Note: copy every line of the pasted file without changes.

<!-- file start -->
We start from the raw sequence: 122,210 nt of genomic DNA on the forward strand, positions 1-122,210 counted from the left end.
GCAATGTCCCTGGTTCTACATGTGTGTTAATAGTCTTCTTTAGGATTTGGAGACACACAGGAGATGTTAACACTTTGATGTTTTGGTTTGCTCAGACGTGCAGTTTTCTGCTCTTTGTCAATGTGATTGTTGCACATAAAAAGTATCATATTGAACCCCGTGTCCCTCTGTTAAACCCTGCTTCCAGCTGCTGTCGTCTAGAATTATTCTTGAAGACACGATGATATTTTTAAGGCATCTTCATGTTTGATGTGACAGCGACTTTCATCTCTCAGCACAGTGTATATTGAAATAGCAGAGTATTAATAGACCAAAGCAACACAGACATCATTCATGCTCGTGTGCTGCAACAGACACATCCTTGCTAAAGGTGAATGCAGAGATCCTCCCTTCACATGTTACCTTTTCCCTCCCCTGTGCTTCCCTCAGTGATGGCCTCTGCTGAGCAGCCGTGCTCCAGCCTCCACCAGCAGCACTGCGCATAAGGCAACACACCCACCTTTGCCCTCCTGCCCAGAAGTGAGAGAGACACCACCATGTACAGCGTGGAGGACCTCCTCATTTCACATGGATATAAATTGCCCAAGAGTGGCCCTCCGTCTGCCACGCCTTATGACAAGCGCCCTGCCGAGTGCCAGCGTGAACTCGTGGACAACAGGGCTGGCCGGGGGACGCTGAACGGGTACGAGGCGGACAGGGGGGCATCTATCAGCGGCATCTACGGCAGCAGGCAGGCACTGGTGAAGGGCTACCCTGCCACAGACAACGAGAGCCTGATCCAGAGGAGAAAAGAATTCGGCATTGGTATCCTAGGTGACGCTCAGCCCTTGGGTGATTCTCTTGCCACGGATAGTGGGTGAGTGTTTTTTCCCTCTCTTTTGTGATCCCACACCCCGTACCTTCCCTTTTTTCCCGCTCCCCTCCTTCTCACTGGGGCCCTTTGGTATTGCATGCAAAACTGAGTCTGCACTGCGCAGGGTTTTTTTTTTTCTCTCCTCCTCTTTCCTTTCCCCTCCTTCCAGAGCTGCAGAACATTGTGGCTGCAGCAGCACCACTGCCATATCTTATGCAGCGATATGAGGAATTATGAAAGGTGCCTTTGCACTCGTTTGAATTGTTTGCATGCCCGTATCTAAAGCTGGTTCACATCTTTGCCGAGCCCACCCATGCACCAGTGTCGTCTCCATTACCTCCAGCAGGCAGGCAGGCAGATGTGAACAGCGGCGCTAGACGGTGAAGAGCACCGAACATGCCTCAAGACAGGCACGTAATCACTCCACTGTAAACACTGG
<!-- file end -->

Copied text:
We start from the raw sequence: 122,210 nt of genomic DNA on the forward strand, positions 1-122,210 counted from the left end.
GCAATGTCCCTGGTTCTACATGTGTGTTAATAGTCTTCTTTAGGATTTGGAGACACACAGGAGATGTTAACACTTTGATGTTTTGGTTTGCTCAGACGTGCAGTTTTCTGCTCTTTGTCAATGTGATTGTTGCACATAAAAAGTATCATATTGAACCCCGTGTCCCTCTGTTAAACCCTGCTTCCAGCTGCTGTCGTCTAGAATTATTCTTGAAGACACGATGATATTTTTAAGGCATCTTCATGTTTGATGTGACAGCGACTTTCATCTCTCAGCACAGTGTATATTGAAATAGCAGAGTATTAATAGACCAAAGCAACACAGACATCATTCATGCTCGTGTGCTGCAACAGACACATCCTTGCTAAAGGTGAATGCAGAGATCCTCCCTTCACATGTTACCTTTTCCCTCCCCTGTGCTTCCCTCAGTGATGGCCTCTGCTGAGCAGCCGTGCTCCAGCCTCCACCAGCAGCACTGCGCATAAGGCAACACACCCACCTTTGCCCTCCTGCCCAGAAGTGAGAGAGACACCACCATGTACAGCGTGGAGGACCTCCTCATTTCACATGGATATAAATTGCCCAAGAGTGGCCCTCCGTCTGCCACGCCTTATGACAAGCGCCCTGCCGAGTGCCAGCGTGAACTCGTGGACAACAGGGCTGGCCGGGGGACGCTGAACGGGTACGAGGCGGACAGGGGGGCATCTATCAGCGGCATCTACGGCAGCAGGCAGGCACTGGTGAAGGGCTACCCTGCCACAGACAACGAGAGCCTGATCCAGAGGAGAAAAGAATTCGGCATTGGTATCCTAGGTGACGCTCAGCCCTTGGGTGATTCTCTTGCCACGGATAGTGGGTGAGTGTTTTTTCCCTCTCTTTTGTGATCCCACACCCCGTACCTTCCCTTTTTTCCCGCTCCCCTCCTTCTCACTGGGGCCCTTTGGTATTGCATGCAAAACTGAGTCTGCACTGCGCAGGGTTTTTTTTTTTCTCTCCTCCTCTTTCCTTTCCCCTCCTTCCAGAGCTGCAGAACATTGTGGCTGCAGCAGCACCACTGCCATATCTTATGCAGCGATATGAGGAATTATGAAAGGTGCCTTTGCACTCGTTTGAATTGTTTGCATGCCCGTATCTAAAGCTGGTTCACATCTTTGCCGAGCCCACCCATGCACCAGTGTCGTCTCCATTACCTCCAGCAGGCAGGCAGGCAGATGTGAACAGCGGCGCTAGACGGTGAAGAGCACCGAACATGCCTCAAGACAGGCACGTAATCACTCCACTGTAAACACTGG